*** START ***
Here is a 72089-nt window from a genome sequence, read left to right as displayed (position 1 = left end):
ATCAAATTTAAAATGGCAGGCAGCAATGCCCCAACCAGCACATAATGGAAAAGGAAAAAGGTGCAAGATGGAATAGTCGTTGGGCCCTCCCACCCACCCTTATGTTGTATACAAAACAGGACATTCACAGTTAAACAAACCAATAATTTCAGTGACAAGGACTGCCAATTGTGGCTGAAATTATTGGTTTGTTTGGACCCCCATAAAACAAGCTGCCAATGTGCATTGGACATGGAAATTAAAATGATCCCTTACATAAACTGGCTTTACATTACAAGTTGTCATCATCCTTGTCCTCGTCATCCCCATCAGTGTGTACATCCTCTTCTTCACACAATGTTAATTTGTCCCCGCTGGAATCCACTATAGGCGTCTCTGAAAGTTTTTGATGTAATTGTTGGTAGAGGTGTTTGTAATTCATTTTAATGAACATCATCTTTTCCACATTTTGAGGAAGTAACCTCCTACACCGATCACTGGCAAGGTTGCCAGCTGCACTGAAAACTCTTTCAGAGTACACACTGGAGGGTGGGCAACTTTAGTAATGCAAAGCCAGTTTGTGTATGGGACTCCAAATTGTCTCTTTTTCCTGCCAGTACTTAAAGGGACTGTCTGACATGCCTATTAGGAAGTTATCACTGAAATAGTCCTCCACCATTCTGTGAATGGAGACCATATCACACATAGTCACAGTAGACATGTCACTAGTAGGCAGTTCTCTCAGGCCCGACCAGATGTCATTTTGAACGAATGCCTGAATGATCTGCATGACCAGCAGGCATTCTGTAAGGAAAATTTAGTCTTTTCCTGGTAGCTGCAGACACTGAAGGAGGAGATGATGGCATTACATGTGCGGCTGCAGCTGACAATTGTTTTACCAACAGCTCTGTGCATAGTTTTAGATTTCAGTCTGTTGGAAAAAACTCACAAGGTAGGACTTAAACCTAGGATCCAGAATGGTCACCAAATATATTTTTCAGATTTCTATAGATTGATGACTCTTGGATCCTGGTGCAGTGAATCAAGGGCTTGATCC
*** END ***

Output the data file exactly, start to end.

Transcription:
Here is a 72089-nt window from a genome sequence, read left to right as displayed (position 1 = left end):
ATCAAATTTAAAATGGCAGGCAGCAATGCCCCAACCAGCACATAATGGAAAAGGAAAAAGGTGCAAGATGGAATAGTCGTTGGGCCCTCCCACCCACCCTTATGTTGTATACAAAACAGGACATTCACAGTTAAACAAACCAATAATTTCAGTGACAAGGACTGCCAATTGTGGCTGAAATTATTGGTTTGTTTGGACCCCCATAAAACAAGCTGCCAATGTGCATTGGACATGGAAATTAAAATGATCCCTTACATAAACTGGCTTTACATTACAAGTTGTCATCATCCTTGTCCTCGTCATCCCCATCAGTGTGTACATCCTCTTCTTCACACAATGTTAATTTGTCCCCGCTGGAATCCACTATAGGCGTCTCTGAAAGTTTTTGATGTAATTGTTGGTAGAGGTGTTTGTAATTCATTTTAATGAACATCATCTTTTCCACATTTTGAGGAAGTAACCTCCTACACCGATCACTGGCAAGGTTGCCAGCTGCACTGAAAACTCTTTCAGAGTACACACTGGAGGGTGGGCAACTTTAGTAATGCAAAGCCAGTTTGTGTATGGGACTCCAAATTGTCTCTTTTTCCTGCCAGTACTTAAAGGGACTGTCTGACATGCCTATTAGGAAGTTATCACTGAAATAGTCCTCCACCATTCTGTGAATGGAGACCATATCACACATAGTCACAGTAGACATGTCACTAGTAGGCAGTTCTCTCAGGCCCGACCAGATGTCATTTTGAACGAATGCCTGAATGATCTGCATGACCAGCAGGCATTCTGTAAGGAAAATTTAGTCTTTTCCTGGTAGCTGCAGACACTGAAGGAGGAGATGATGGCATTACATGTGCGGCTGCAGCTGACAATTGTTTTACCAACAGCTCTGTGCATAGTTTTAGATTTCAGTCTGTTGGAAAAAACTCACAAGGTAGGACTTAAACCTAGGATCCAGAATGGTCACCAAATATATTTTTCAGATTTCTATAGATTGATGACTCTTGGATCCTGGTGCAGTGAATCAAGGGCTTGATCC